SACD & Other Hi-Res Reviews
“PERCY GRAINGER: Works for Large Chorus and Orchestra” [TrackList follows] = Melbourne Sym./ Andrew Davis – Chandos
Published on September 9, 2013
“PERCY GRAINGER: Works for Large Chorus and Orchestra” = King Solomon’s Espousals; Danny Deever; Marching Song of Democracy; The Wraith of Odin; The Hunter in His Career; Sir Eglamore; The Lads of Wamphray; The Bride’s Tragedy; Tribute to Foster; Thanksgiving Song – Sydney Chamber Choir / Melbourne Symphony Orchestra Chorus / Melbourne Symphony Orchestra / Andrew Davis – Chandos multichannel SACD CHSA 5121 [Distr. by Naxos], 72:39 (4/30/13) ****:
Australian composer Percy Grainger was certainly rara avis in terra. Or perhaps he was just one strange bird. In any event, Grainger the man—piano virtuoso, maker of innovative musical instruments, ethnomusicologist, racist, anti-Semite, sado-masochist—is more interesting to many people than is the music. Just as with the man, however, the music is fascinatingly multifaceted—Janus-faced certainly doesn’t cover it, though Grainger did look both forward and backward in musical time. His most famous and controversial work, The Warriors, is more wildly Stravinskian (or, better yet, Ivesian) in its use of polyrhythms and emphasis on percussion, both tuned and untuned, than any other music coming out of England or America at the time. (Grainger started work on the piece in 1913, during his London years, completing it in San Francisco in 1916.) Like Ives’s Fourth Symphony, the piece requires additional conductorial support to keep it all together. However, the political subtext of the work must have been more problematical than any performance considerations at the time of its composition. Having left England for America shortly after the outbreak of war in 1914, Grainger was not welcome in a large part of English society thereafter. That The Warriors enunciated an antiwar message in a time when unquestioning patriotism was the rule would not have ingratiated him any further with the English.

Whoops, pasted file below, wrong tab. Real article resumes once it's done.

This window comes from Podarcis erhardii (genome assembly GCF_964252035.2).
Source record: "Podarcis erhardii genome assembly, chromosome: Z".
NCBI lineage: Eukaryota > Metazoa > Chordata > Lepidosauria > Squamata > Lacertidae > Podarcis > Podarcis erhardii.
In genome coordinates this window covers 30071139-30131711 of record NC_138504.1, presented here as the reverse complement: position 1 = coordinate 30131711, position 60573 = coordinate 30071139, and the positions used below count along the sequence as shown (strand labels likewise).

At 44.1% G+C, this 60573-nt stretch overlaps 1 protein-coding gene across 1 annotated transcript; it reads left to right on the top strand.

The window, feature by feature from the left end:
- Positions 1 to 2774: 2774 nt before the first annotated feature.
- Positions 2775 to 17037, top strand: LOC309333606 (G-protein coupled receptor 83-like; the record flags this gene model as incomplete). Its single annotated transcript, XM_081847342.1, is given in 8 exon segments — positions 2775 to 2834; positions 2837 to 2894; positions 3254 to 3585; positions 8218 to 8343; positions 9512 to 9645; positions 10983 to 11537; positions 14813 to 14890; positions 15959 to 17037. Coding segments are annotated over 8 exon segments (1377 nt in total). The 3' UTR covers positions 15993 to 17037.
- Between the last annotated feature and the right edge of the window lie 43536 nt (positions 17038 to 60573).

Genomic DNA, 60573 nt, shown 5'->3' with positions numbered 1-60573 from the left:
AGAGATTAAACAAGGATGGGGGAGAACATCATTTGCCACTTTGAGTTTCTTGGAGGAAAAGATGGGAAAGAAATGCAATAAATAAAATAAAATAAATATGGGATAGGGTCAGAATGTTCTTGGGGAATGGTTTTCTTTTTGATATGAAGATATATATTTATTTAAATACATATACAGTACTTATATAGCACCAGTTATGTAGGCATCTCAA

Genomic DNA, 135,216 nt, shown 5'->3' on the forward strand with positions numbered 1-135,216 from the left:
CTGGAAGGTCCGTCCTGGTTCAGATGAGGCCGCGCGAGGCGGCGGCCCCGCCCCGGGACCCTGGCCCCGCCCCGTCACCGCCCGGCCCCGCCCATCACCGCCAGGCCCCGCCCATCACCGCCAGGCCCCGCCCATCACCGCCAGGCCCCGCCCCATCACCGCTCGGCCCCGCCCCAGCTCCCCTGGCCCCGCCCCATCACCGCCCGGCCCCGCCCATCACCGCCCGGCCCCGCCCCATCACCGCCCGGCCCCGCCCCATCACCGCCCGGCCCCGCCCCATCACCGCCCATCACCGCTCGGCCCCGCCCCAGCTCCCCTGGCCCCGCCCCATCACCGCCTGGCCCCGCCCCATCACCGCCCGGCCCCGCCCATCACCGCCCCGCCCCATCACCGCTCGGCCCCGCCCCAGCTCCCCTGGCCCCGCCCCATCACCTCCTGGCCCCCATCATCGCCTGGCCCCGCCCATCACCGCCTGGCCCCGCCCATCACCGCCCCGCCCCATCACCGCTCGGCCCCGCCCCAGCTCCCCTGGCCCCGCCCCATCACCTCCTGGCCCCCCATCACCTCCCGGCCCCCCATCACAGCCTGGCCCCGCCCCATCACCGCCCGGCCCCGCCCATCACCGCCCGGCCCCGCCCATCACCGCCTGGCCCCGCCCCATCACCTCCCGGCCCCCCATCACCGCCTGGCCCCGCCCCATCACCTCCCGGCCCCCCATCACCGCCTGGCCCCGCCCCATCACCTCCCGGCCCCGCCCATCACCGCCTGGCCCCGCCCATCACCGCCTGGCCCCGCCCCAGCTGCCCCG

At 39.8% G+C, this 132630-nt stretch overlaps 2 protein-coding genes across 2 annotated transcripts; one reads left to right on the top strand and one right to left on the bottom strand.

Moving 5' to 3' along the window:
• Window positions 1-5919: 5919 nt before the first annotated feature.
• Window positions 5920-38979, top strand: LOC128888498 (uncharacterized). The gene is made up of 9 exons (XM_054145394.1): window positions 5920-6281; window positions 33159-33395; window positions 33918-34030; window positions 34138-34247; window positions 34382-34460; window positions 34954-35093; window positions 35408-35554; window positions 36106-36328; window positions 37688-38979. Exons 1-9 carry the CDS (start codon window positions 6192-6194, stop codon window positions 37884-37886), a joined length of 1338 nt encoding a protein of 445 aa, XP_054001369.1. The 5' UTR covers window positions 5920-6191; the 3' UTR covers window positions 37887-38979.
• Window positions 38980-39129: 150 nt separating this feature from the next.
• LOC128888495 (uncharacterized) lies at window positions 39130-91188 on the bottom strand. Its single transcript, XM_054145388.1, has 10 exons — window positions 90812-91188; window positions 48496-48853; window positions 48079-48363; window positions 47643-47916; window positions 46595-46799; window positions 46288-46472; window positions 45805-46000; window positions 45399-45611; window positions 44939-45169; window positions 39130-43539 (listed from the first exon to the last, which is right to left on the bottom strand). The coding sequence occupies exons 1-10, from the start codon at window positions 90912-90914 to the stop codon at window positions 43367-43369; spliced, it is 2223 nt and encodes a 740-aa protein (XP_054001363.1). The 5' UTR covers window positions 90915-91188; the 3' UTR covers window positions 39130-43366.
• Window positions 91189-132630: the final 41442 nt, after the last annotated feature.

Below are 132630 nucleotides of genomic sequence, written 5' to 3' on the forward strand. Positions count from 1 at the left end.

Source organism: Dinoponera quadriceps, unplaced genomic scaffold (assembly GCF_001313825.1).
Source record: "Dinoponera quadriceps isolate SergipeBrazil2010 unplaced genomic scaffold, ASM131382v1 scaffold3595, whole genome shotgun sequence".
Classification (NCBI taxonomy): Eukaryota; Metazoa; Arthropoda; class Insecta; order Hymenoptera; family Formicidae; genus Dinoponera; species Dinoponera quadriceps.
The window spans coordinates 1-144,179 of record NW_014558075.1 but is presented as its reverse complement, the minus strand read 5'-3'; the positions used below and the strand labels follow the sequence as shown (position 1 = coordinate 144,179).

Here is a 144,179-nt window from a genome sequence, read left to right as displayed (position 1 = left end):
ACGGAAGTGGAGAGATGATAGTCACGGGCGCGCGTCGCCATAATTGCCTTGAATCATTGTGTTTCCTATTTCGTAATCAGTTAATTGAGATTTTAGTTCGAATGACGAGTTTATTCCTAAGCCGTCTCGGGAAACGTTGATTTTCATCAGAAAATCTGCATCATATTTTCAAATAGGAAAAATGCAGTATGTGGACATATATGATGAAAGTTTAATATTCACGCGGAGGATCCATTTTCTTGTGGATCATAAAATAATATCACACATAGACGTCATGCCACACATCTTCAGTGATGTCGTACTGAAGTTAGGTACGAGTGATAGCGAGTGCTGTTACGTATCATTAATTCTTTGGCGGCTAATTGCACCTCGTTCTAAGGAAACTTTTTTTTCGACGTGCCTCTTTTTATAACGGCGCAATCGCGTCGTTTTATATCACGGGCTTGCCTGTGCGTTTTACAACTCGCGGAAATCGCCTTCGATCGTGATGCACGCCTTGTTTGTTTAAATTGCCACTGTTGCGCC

Grainger remained a musical (and to some extent, social) iconoclast throughout his life, but besides his experimentalism, Grainger had a lifelong interest in folk music and devoted a good deal of his time to setting folk music. Despite the fact that his harmonizations were always highly individual if not downright idiosyncratic, this other interest of Grainger’s contributed to music that recalls more than a little the music of other folks-song-inspired English pastoralists such as Grainger’s longtime friend Frederick Delius.